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Be water-safe this summer

An educational day dedicated to highlighting the risks of our rivers, canals and lakes will take place in Newark’s Riverside Park on Monday 3rd June.

Following a high level of complaints of young people jumping off bridges, swimming in the River Trent and throwing objects at passing waterways traffic, Nottinghamshire Fire and Rescue Service, Newark and Sherwood District Council and the town council have arranged the event to emphasise the importance of staying safe in and around water.

Open water is cold, may contain hidden debris which can result in injuries and even drowning and often much deeper than people think. In addition, rivers, canals and lakes are often polluted by toxic chemicals which can lead to illness.

Staff from the council’s public protection department, supported by representatives from the fire service, police and the Canal & River Trust will be delivering a series of sessions to school pupils to increase awareness of the dangers of water but also how to be safe and have fun near water.

2017 and 2018 saw an above average amount of water-related complaints and reports of anti-social behaviour, particularly around the Mill Lane Bridge in Newark.

To combat this, the district council and partners carried out high visibility patrols around the area and delivered a series of educational sessions in local schools last summer, which resulted in a reduction of complaints of such behaviour.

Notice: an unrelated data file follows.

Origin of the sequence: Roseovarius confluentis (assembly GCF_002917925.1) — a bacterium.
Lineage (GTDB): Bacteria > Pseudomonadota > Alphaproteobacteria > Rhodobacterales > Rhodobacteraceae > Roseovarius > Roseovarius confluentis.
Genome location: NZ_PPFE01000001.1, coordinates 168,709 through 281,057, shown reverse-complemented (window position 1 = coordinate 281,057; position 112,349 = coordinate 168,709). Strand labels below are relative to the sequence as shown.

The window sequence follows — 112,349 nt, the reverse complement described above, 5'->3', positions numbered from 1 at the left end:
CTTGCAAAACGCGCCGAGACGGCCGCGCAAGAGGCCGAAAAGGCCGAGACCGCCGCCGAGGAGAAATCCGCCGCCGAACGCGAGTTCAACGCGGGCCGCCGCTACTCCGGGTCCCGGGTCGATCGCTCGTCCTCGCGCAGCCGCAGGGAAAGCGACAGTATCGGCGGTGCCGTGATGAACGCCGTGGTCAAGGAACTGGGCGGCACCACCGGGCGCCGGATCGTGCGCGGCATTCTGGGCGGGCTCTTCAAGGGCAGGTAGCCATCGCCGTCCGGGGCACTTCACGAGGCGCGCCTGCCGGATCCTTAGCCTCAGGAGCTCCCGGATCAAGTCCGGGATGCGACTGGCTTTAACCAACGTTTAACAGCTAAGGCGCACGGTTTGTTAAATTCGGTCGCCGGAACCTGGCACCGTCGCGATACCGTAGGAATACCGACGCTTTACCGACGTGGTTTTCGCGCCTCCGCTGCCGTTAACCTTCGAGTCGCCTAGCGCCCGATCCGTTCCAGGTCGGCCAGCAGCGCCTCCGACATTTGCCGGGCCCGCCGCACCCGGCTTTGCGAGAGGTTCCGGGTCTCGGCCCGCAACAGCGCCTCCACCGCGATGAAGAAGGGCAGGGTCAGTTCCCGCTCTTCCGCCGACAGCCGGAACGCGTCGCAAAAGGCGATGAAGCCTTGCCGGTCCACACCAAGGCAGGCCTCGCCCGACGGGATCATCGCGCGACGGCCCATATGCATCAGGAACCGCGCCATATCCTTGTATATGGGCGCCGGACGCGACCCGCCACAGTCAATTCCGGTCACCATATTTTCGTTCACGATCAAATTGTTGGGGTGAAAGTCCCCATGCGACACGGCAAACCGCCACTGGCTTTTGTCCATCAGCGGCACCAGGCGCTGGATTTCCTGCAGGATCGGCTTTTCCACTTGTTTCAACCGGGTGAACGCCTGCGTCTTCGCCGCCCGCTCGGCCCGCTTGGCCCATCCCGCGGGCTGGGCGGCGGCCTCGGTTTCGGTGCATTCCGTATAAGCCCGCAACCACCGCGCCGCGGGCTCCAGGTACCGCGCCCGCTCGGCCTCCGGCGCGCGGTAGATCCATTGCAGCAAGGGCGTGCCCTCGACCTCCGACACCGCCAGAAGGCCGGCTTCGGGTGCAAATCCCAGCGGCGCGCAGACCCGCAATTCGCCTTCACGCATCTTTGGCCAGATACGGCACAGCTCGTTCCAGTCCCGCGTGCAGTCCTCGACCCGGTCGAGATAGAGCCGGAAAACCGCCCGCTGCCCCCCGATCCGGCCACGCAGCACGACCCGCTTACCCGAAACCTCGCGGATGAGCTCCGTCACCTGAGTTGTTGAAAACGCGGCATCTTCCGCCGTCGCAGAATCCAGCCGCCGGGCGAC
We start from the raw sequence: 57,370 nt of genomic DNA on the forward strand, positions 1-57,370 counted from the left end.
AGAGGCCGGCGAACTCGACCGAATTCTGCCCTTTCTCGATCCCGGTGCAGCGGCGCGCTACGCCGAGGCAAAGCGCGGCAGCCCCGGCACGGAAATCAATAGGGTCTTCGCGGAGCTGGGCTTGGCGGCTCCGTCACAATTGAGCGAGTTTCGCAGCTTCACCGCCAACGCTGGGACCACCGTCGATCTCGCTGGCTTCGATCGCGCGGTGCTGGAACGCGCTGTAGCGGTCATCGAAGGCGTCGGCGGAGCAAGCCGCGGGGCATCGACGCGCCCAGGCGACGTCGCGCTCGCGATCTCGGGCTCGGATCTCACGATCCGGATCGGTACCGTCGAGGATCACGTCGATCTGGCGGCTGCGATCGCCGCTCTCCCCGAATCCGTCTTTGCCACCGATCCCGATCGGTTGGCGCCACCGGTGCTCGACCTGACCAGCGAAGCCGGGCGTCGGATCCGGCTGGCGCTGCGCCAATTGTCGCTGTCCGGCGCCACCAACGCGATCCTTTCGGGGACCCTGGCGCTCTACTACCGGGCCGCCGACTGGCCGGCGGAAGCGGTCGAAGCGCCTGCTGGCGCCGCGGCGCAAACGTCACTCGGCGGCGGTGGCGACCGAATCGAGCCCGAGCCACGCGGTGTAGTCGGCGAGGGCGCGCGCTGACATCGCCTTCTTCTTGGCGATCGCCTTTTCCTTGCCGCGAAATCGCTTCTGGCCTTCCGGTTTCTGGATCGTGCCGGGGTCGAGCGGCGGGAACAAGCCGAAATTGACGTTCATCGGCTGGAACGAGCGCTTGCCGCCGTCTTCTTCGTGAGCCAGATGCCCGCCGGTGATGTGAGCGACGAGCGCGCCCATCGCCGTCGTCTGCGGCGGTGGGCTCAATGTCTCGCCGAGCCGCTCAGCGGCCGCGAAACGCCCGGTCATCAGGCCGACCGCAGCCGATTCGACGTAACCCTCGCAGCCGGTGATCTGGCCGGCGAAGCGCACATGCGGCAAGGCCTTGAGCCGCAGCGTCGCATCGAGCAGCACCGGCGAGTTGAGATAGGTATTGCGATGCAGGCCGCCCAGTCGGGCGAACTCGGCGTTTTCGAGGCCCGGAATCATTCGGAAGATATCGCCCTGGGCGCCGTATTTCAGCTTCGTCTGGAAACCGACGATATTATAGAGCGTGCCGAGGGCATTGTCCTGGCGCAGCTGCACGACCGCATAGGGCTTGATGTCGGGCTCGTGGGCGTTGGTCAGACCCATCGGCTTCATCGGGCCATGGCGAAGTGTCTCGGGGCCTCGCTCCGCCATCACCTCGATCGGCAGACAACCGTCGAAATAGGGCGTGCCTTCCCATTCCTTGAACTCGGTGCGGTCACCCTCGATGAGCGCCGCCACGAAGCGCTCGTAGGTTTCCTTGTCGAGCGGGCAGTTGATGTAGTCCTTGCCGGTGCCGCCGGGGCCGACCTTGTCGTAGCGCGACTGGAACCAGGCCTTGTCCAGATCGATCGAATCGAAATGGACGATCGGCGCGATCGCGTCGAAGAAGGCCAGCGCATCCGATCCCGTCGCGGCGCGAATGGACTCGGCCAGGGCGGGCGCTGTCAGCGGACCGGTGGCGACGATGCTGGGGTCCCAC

District council leader, David Lloyd, said: “As the weather heats up, many young people will turn to our rivers and canals to cool off. However, our waterways present a host of dangers that are potentially life-threatening but can be avoided.”

“The district council is committed to tackling and taking the appropriate steps to reducing anti-social behaviour in our communities – which applies to both on land and in water. Following the success of 2018’s water safety sessions, the day on 3rd June aims to raise awareness of the dangers of open water and ultimately replicate the same positive outcome in reducing reports of water related anti-social behaviour in the community.”

More than 100 pupils from Lovers Lane Primary School in Newark will be taking part in four educational sessions throughout the day on 3rd June and police, fire and council staff will also be on hand to give advice to the general public.

The day will be concluded by a series of activities for young people, including a climbing wall, sports activities and Nottingham Forest football taster sessions.

PC Robert Nelson, of Nottinghamshire Police, said: “These events are a great way for police and other agencies to engage with young people and to build relationships. While tackling anti-social behaviour in the town centre remains a high priority it is important to spend time and communicate positively with young people so we have a better understanding of their needs.”

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